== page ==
Yet, it is an old story of Jericho’s past; that may be most revealing. You remember way back when Joshua was leading the Hebrews into the promised land. In an absurd military maneuver, they march around the Jericho for six days, and on the seventh after marching around the city all the people shout and the walls come tumbling down. Bartimaeus keeps shouting to Jesus. The crowd tries to build a wall around Jesus, and run Bartimaeus off, but he keeps shouting. And you know what; Jesus hears him, has the crowd call Bartimaeus to him. The wall came crumbling down (Hoezee, Mark).

As with Job, this story ends with a new world vision, where the poor and disenfranchised are people, with names, who also bear the image of God (Hoezee, Mark).

Next Sunday is New Consecration Sunday, when we will offer our commitment to St. Stephen’s stewardship of Jesus’ ministry revealing the Kingdom of God right here, right now. Yes, there is a financial discernment to make. There is also a life vision discernment to make. As we ponder our stewardship of Jesus’ ministry what walls will we allow to crumble, revealing a new vision of divine justice, a new vision of the Kingdom’s present (Almquist).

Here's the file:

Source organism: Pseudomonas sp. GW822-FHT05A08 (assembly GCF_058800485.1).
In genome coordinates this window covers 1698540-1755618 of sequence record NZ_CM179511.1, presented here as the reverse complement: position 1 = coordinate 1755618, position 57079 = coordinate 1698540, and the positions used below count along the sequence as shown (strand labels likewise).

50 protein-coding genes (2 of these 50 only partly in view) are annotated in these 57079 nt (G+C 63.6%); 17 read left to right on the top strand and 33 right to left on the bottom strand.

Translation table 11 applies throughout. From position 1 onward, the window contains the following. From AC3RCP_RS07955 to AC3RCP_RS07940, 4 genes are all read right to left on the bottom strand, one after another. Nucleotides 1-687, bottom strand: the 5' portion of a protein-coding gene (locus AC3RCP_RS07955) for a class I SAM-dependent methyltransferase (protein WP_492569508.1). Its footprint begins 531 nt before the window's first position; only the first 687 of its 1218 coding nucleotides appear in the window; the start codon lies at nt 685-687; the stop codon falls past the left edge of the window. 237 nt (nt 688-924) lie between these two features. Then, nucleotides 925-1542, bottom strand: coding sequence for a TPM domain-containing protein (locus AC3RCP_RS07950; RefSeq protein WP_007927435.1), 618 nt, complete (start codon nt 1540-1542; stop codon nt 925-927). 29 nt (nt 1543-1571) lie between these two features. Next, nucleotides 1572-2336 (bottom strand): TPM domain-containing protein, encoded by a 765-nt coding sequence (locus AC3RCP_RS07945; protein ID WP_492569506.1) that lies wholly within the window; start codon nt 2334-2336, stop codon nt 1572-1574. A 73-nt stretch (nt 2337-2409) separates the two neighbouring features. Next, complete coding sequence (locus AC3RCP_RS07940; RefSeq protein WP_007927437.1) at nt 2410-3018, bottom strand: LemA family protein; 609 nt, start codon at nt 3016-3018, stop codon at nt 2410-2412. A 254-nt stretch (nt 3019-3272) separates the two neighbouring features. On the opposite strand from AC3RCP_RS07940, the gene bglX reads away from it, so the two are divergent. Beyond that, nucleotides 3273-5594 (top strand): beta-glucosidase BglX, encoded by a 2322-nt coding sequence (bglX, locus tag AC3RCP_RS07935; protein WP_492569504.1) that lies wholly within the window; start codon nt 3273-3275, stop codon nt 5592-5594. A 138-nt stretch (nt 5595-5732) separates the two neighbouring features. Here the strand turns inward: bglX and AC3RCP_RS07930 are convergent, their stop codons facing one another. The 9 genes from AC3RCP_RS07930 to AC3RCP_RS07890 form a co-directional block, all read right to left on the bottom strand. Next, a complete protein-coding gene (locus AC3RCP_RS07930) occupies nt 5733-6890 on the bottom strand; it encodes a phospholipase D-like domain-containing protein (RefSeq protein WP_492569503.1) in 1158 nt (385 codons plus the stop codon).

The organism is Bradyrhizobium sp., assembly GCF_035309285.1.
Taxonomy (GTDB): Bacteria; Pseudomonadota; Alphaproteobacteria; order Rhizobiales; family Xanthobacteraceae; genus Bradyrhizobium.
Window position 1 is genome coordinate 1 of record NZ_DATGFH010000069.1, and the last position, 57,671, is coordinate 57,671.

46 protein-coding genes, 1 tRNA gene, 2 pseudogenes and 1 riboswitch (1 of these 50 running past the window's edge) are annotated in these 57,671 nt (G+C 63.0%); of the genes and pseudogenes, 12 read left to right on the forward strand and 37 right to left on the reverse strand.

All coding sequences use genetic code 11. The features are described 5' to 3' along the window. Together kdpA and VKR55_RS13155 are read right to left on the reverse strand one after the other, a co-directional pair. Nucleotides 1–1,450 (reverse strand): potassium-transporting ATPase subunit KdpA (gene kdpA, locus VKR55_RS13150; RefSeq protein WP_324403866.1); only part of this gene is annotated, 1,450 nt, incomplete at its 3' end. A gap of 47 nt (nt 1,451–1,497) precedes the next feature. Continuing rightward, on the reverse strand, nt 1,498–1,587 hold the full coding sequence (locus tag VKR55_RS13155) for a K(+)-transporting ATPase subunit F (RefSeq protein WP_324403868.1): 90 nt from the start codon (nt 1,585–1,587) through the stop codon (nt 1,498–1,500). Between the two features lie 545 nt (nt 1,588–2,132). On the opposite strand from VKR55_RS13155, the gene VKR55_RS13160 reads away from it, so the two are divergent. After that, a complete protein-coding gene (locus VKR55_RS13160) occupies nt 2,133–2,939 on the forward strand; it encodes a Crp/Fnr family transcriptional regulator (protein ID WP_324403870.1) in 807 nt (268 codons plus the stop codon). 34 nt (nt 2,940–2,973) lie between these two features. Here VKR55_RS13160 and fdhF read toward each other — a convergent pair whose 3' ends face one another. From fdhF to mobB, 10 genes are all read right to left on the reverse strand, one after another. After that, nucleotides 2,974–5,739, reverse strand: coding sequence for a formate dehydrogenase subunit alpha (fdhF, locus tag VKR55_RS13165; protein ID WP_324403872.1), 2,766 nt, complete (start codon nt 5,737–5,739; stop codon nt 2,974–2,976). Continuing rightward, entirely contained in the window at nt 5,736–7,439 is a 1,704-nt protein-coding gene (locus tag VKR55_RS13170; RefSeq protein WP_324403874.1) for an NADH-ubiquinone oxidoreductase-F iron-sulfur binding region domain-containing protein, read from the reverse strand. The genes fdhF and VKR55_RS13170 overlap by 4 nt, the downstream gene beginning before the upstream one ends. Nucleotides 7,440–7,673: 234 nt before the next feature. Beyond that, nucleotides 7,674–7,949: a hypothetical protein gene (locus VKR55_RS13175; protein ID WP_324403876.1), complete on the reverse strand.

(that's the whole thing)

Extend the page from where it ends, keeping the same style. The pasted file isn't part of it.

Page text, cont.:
References

Almquist, Br. Curtis. “Lifeblood.” Brother, Give Us A Word. Cambridge, 23 10 2015.

Gaventa, Beverly Roberts and David Petersen. New Interpreter’s One Volume Commentary. Nashville, n.d.

Harrelson, Walter J. The New Interpreters’ Study Bible. Abingdon Press, 2003. E-book.

Hoezee, Scott. “Old Testament Lectionary Text is: Job 42:1-6, 10-17.” 25 10 2015. Working Preacher.

—. The Lectionary Gospel Mark 10:4652. 25 10 2015.

Hoffman, Mark G. Vitalis. Commentary on Mark 10:46-52. 25 10 2015. <http://www.workingpreacher.org/&gt;.

Richard Meux Benson, SSJE. “Healing.” Brother, Give Us A Word. Cambridge, 20 10 2015. email.

Suomala, Karla. Commentary on Job 42:1-6, 10-17. 25 10 2015. <http://www.workingpreacher.org/&gt;.